Taboo Talk About North Korea

It seems Hillary Clinton broke an informal taboo Thursday by mentioning to reporters the possibility that Kim Jong Il, tyrant-supreme of North Korea, might not last forever. Gasp! Shock! Horror! — apparently, according to the New York Times, the usual experts agree that this kind of talk might discomfit the Chinese, or cause the North Korean government to lose face — and then who knows what they might do??!!


(Sell missiles to the Middle East? Test a nuclear bomb? Stockpile plutonium? Help the Syrians build a secret nuclear reactor? Test a ballistic missile? Threaten to drown South Korea in a sea of fire? Divert food aid to the military? Counterfeit U.S currency? Send hundreds of thousands of North Koreans to Kim’s gulag? Cheat on their deals, miss their deadlines and demand fresh nuclear payoffs? …Oh, wait, they’ve been doing all that already).

Actually, a lot less focus on satisfying the whims of Kim, and a lot more focus on benefits of life without him, is exactly what’s needed for North Korea — as I’ve argued in my column this week for, Try Real “Change” Toward North Korea.” North Korea’s nuclear rackets are a symptom of the core problem, which is Kim’s regime. Diplomatic engagement over most of the past 15 years has actually helped sustain the regime, with the result that the nuclear rackets have gotten much worse. Kim not only has plutonium, a suspected uranium enrichment program and proliferation networks that almost succeeded in producing an operational copy of North Korea’s Yongbyon reactor in Syria (shut down not through diplomacy, but by an Israeli air strike in 2007). He also has a basketball signed by Michael Jordan and hand-carried to him in 2000 in an act of tribute by America’s then-Secretary of State Madeleine Albright, and an army that has supped for years off American-donated, North Korean-diverted food aid.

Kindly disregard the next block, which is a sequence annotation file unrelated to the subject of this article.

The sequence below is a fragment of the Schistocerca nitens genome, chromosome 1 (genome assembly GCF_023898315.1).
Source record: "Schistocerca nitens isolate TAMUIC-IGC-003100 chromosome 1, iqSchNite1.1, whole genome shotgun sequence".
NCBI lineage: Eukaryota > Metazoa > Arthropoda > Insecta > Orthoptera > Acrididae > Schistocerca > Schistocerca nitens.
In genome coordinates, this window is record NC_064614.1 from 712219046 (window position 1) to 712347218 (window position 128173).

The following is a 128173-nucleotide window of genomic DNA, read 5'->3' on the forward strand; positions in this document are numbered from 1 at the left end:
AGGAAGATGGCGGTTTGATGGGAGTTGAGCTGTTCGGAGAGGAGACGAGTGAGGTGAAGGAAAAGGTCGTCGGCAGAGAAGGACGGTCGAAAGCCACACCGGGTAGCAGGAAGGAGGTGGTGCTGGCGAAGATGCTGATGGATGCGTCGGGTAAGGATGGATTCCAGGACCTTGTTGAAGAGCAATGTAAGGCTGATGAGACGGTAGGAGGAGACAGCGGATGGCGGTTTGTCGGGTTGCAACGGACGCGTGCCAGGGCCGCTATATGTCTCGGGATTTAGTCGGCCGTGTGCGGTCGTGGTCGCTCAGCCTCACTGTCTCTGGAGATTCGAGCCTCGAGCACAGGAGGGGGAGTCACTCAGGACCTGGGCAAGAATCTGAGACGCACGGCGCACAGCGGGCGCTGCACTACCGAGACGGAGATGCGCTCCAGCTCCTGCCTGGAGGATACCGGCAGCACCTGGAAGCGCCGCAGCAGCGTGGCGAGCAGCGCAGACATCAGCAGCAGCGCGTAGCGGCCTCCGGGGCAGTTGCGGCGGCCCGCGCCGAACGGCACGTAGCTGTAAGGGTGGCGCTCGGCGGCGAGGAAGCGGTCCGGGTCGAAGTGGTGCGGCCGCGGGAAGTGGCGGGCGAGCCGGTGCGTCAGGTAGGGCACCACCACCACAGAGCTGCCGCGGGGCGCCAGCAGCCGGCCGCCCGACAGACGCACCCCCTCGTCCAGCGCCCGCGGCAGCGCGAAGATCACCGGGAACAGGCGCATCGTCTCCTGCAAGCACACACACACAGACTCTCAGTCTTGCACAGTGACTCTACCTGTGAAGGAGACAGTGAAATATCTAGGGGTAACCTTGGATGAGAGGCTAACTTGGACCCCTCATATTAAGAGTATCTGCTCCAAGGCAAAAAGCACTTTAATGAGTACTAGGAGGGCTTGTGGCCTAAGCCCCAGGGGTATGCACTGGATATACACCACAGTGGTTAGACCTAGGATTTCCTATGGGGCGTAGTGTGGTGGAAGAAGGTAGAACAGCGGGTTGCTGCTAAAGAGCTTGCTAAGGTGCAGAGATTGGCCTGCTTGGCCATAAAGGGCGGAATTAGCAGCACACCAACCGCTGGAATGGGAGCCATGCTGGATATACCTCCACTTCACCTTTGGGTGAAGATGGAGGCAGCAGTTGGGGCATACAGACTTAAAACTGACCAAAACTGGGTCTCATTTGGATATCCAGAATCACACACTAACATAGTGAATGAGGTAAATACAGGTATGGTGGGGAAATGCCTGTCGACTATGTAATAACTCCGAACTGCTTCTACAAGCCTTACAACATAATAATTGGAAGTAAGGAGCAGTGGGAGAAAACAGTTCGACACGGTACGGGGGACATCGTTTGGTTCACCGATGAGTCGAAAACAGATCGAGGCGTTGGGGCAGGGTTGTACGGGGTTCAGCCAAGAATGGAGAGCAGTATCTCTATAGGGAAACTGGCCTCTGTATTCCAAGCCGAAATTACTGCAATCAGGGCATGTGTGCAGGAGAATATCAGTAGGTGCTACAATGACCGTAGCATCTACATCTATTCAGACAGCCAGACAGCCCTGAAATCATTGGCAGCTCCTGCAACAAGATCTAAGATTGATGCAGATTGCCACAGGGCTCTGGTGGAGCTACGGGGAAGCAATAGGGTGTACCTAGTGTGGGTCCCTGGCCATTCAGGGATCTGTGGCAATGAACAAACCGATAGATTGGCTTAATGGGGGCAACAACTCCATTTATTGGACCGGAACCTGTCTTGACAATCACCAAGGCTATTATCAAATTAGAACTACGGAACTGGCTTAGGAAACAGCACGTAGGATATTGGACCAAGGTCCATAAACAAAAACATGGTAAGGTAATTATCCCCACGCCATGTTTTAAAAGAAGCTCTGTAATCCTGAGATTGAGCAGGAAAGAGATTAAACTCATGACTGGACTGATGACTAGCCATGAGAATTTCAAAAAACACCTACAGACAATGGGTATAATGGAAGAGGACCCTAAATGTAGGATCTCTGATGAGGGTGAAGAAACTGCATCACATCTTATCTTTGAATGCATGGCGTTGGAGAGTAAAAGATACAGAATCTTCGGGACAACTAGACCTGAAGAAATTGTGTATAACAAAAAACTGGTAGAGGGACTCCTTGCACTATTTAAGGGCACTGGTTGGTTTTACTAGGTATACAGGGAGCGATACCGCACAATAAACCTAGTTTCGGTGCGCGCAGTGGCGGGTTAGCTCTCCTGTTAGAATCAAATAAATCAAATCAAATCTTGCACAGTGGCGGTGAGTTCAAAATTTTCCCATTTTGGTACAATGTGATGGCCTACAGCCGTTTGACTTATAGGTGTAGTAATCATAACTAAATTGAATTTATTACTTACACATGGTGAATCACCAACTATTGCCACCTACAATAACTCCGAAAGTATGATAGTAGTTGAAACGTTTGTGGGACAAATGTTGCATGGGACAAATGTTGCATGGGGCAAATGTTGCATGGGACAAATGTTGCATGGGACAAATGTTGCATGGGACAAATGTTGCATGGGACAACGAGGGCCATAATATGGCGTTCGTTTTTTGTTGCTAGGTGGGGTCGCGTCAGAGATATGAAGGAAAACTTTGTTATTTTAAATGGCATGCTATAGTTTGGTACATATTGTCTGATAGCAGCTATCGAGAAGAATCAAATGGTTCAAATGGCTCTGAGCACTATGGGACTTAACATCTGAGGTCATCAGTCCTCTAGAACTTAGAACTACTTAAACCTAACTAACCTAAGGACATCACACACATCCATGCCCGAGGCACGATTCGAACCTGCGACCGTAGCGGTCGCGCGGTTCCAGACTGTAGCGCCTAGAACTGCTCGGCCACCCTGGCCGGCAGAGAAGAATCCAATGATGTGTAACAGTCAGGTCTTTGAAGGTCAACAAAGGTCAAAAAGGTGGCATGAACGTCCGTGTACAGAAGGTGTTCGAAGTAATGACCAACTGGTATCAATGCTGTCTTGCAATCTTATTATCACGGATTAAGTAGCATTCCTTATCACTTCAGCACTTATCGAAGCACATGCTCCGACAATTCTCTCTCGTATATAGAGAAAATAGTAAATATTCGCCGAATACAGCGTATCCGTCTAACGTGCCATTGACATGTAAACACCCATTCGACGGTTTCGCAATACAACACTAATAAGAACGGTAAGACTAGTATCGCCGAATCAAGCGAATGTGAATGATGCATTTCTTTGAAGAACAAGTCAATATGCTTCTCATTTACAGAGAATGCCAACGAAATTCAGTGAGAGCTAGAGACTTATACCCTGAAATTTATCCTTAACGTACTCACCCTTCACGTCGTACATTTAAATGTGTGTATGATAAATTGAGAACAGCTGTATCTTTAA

The only real answer — brace yourself, I am going to use a taboo phrase — is regime change.

So, congratulations to Hillary for her taboo-breaking mention of a possible succession in North Korea. Unfortunately, all other signs, including the rest of Hillary’s remarks — as she makes her maiden swing through Asia as Secretary of State — are that the Obama administration is about to “engage” the current North Korean regime with efforts to revive the Six-Party Talks. The logic there seems to be that if a policy has failed, and failed repeatedly, we need lots more of it.

To help with the next round of “engagement,” it looks like Clinton will tap Stephen Bosworth as the new special envoy for North Korea. Bosworth is a retread from Bill Clinton’s failed North Korea policy: Bosworth’s background includes a stint from 1995-1997 as executive director of the New York-headquartered KEDO consortium that was set up in the mid-1990s to building two sparkling new multi-billion dollar nuclear reactors for Kim Jong Il, with regular shipments of free food and fuel thrown in, in exchange for the promise of a nuclear freeze. (Kim cheated, and deal broke down in 2002, leaving North Korea with technicians already partly trained, and the foundations of the reactors already poured). Will we be seeing that project, and those reactors (yes, regardless of what Jimmy Carter told us, they could be used to produce nuclear bombs) rise from the grave?


Engagement certainly seems to be the diplomatic verb of the hour. The Obama administration has already begun “engaging” Syria, as I noted in a column last week on the waiving of Syria sanctions for airliner repair. This weekend Senator John Kerry plans to drop in on Damascus. And of course, when Obama takes a breather from spending the earnings of your great-great-grandchildren on bridges, high-speed trains to Vegas, and mortgage bailouts, we may yet witness those promised “no preconditions” talks with Iran.

A note — in surveying this gloomy scene while writing the column on North Korea, linked above, I went hunting on the web for Ronald Reagan’s famous 1984 slip with the open microphone — or was it a slip? — when he broke a taboo in talking about his desire for regime change in the Soviet Union. Shock! Horror! Wow, was he good. When do we get another like him? Remember: “We begin bombing in five minutes.”


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